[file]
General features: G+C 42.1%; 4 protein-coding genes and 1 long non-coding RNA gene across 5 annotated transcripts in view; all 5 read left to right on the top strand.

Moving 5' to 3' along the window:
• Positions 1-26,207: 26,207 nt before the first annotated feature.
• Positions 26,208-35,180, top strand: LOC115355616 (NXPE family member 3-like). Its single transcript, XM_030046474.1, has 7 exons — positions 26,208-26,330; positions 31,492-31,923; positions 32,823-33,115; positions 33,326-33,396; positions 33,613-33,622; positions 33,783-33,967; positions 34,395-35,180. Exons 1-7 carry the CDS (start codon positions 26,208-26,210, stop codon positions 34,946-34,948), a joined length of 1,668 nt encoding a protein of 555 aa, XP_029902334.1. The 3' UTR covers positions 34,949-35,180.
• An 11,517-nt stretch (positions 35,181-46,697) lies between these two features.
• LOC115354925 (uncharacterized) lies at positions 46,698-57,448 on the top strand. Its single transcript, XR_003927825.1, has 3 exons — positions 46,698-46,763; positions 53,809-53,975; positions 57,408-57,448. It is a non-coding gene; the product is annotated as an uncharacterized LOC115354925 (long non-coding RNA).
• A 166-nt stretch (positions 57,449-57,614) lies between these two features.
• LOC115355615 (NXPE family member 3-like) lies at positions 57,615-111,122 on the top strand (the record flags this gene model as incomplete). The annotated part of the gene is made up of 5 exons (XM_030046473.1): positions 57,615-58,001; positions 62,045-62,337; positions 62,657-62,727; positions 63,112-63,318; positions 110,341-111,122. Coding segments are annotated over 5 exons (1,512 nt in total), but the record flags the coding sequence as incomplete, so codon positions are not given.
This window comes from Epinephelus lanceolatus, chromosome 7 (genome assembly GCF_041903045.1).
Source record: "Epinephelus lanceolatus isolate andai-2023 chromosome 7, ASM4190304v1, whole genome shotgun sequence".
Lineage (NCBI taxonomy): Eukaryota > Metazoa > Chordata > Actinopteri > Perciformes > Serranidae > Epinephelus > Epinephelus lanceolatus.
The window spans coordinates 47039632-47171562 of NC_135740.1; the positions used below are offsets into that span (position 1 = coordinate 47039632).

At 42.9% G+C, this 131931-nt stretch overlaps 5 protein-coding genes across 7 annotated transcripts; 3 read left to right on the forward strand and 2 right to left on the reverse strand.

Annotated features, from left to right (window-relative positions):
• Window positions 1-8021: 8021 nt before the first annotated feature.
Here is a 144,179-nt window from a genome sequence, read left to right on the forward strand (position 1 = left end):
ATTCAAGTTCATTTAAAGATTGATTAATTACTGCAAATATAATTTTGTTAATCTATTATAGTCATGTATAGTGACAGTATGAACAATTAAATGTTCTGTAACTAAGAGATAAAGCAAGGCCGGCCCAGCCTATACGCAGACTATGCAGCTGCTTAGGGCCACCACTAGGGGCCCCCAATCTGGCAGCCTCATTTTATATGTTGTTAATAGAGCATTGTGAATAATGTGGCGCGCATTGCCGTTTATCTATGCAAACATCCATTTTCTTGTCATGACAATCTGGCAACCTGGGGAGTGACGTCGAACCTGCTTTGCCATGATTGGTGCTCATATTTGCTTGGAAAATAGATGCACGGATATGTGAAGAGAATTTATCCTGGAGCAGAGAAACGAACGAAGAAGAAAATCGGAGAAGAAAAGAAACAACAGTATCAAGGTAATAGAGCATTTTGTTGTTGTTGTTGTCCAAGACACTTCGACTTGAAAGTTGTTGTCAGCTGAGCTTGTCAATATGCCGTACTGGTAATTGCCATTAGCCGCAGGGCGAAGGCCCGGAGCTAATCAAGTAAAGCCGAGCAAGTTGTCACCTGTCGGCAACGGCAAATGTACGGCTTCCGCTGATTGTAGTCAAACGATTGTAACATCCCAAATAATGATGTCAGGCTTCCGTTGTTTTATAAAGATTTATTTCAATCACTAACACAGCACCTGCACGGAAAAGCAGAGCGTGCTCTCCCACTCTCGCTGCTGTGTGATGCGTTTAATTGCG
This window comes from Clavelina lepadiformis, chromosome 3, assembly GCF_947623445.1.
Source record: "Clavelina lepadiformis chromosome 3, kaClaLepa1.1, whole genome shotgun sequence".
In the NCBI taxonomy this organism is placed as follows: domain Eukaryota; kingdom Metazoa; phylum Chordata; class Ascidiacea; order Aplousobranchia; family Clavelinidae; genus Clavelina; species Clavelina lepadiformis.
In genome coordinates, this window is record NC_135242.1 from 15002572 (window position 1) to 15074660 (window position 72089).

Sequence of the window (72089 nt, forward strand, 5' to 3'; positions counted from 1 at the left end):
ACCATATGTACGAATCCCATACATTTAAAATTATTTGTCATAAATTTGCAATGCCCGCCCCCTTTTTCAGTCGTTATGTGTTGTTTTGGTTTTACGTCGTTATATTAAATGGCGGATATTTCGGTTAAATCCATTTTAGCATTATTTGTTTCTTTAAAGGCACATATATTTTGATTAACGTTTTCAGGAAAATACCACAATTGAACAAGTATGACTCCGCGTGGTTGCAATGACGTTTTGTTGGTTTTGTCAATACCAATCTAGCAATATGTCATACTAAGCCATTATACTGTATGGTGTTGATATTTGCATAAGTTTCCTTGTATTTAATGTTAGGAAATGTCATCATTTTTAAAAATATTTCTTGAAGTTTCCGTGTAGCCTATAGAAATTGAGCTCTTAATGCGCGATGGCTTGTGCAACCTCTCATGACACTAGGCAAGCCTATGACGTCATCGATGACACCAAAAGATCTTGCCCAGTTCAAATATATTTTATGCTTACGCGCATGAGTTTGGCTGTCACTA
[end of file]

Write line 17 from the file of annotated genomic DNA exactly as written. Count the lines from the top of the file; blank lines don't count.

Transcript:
ATTCAAGTTCATTTAAAGATTGATTAATTACTGCAAATATAATTTTGTTAATCTATTATAGTCATGTATAGTGACAGTATGAACAATTAAATGTTCTGTAACTAAGAGATAAAGCAAGGCCGGCCCAGCCTATACGCAGACTATGCAGCTGCTTAGGGCCACCACTAGGGGCCCCCAATCTGGCAGCCTCATTTTATATGTTGTTAATAGAGCATTGTGAATAATGTGGCGCGCATTGCCGTTTATCTATGCAAACATCCATTTTCTTGTCATGACAATCTGGCAACCTGGGGAGTGACGTCGAACCTGCTTTGCCATGATTGGTGCTCATATTTGCTTGGAAAATAGATGCACGGATATGTGAAGAGAATTTATCCTGGAGCAGAGAAACGAACGAAGAAGAAAATCGGAGAAGAAAAGAAACAACAGTATCAAGGTAATAGAGCATTTTGTTGTTGTTGTTGTCCAAGACACTTCGACTTGAAAGTTGTTGTCAGCTGAGCTTGTCAATATGCCGTACTGGTAATTGCCATTAGCCGCAGGGCGAAGGCCCGGAGCTAATCAAGTAAAGCCGAGCAAGTTGTCACCTGTCGGCAACGGCAAATGTACGGCTTCCGCTGATTGTAGTCAAACGATTGTAACATCCCAAATAATGATGTCAGGCTTCCGTTGTTTTATAAAGATTTATTTCAATCACTAACACAGCACCTGCACGGAAAAGCAGAGCGTGCTCTCCCACTCTCGCTGCTGTGTGATGCGTTTAATTGCG